We should be transparent right out of the gate: Adopting a child is no small task. Common fears and misconceptions are there for a reason, likely because those who feel a prompt to adopt a child are often without answers to their many questions. How long is the process? How does it all work? Is there really a need for adoption in my city or state? Much like the traditional route of parenthood, there is much to be learned as the journey unfolds, and we’re never really ready – and that’s perfectly fine. Given it’s National Adoption Awareness Month, we wanted to take a moment to address common fears and misconceptions of adoption.

“We don’t know what we’re doing when it comes to adoption.”

Whether your concern is where to start with the adoption process or you wonder where you’ll turn to find the answers after all is said and done, fear of the unknown can be paralyzing. Luckily, there are plenty who have gone before you and want to offer their support through the entire process. If you’re not ready to talk with anybody in person just yet, Caring for Kids, a local adoption/foster agency, has done a great job answering a number of questions right on their website. We suggest that you start by visiting their page on Becoming an Adoptive Parent, and be sure to contact them directly if you have additional questions. It might be great to know that post-placement, adoptive families are assigned a social worker who is available to the family as needed. Social workers complete home visits with all family members one week after placement, one month after placement, and then monthly until finalization. So that families are never without the support that they need, social workers can also offer referrals for post-adoption support groups for parents of adoptive children.

“It’s not really a local need.”

Adoption is indeed a global need, and children all around the world are looking for a permanent place to call home. But as true as it is for children around the globe, it’s true for kids in our very own neighborhood. A quick survey of our state and counties shows that much work still needs to be done locally. More than 15,500 children are in the custody of Ohio’s children’s service agencies, a 23 percent increase over 2016. That means an additional 1,000 children are in the system compared to the year before. More than 2,500 children are in the permanent custody of a public agency in Ohio, waiting to be adopted. At any given time, approximately 500 kids in Summit and Cuyahoga County need to be adopted.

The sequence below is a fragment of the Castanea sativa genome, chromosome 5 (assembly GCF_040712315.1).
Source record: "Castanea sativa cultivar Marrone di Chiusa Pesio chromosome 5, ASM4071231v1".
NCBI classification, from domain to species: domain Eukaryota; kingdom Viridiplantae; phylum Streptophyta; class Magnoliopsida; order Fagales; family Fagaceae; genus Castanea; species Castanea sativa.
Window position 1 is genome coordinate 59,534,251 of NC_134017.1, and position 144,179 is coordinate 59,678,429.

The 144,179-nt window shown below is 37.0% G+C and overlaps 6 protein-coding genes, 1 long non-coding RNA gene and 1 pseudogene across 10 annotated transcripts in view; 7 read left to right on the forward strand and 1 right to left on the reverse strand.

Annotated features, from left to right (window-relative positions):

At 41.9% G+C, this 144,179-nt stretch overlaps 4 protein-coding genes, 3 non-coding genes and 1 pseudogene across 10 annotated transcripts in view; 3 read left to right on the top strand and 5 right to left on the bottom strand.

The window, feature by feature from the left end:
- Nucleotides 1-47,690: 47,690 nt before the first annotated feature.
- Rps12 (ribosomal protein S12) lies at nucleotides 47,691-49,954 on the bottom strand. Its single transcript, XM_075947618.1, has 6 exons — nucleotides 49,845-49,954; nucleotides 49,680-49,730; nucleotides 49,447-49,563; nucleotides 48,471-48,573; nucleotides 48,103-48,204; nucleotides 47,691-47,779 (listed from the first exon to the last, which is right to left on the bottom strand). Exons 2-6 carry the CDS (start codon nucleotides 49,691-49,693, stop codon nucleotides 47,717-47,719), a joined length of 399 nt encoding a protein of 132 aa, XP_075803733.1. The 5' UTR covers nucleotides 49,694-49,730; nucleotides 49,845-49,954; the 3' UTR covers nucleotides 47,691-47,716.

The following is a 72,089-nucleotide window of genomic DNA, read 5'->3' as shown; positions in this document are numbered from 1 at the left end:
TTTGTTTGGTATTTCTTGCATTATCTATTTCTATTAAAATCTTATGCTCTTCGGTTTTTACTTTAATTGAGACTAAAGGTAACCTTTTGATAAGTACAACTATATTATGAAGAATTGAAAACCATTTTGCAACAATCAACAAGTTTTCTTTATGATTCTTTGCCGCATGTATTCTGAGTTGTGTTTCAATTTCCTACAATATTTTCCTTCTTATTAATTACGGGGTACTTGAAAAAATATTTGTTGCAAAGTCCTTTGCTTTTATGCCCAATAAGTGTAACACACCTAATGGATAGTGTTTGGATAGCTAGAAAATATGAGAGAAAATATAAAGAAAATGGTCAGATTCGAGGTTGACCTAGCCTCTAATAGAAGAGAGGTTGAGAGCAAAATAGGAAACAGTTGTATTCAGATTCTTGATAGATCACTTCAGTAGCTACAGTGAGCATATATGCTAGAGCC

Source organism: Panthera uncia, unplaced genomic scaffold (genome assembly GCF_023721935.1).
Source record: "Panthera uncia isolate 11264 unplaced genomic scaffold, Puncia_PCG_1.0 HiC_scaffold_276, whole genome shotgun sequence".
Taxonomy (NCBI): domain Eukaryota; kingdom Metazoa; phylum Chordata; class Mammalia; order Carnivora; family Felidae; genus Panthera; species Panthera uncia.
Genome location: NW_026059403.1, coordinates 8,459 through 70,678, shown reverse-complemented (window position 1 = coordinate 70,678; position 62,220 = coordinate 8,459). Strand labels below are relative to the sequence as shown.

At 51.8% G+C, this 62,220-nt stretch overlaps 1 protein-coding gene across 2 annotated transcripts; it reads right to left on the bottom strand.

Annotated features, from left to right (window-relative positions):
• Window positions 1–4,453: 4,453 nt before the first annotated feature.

“Adoption is too expensive.”

The average cost for a couple to adopt a child varies depending on which route the family chooses to take. For a private adoption, costs range from $15,000 to $20,000. Adopting a child out of a public program may vary slightly, but generally, fees are nominal, if any cost at all. We’d also encourage you to explore the foster-to-adopt route, as this will not only help lower the costs associated with adoption but also help solve the problem of overcrowded foster homes in our area. Just recently, 30 referrals for foster care from Cuyahoga County had to be turned down in one day because of the lack of foster homes available. If you feel that money is the only thing standing between you and adoption or the foster-to-adopt process, we are willing to discuss financially supporting you through adoption. While we cannot guarantee financial support, our church family has intentionally set aside funds to help families wishing to adopt a child. Email contact@ccchapel.com to see if CCC can assist you in the process.

There’s No Fear in Adoption

You know that prompt to adopt that was mentioned earlier? If you’re a believer, you may have the prompt because you know and have experienced adoption firsthand. As a believer, you’re adopted by God into his beautiful family. Paul shares the following life-changing truth in the book of Romans:

For you did not receive the spirit of slavery to fall back into fear, but you have received the Spirit of adoption as sons, by whom we cry, “Abba! Father!” The Spirit himself bears witness with our spirit that we are children of God, and if children, then heirs—heirs of God and fellow heirs with Christ, provided we suffer with him in order that we may also be glorified with him. (Ro 8:15–17).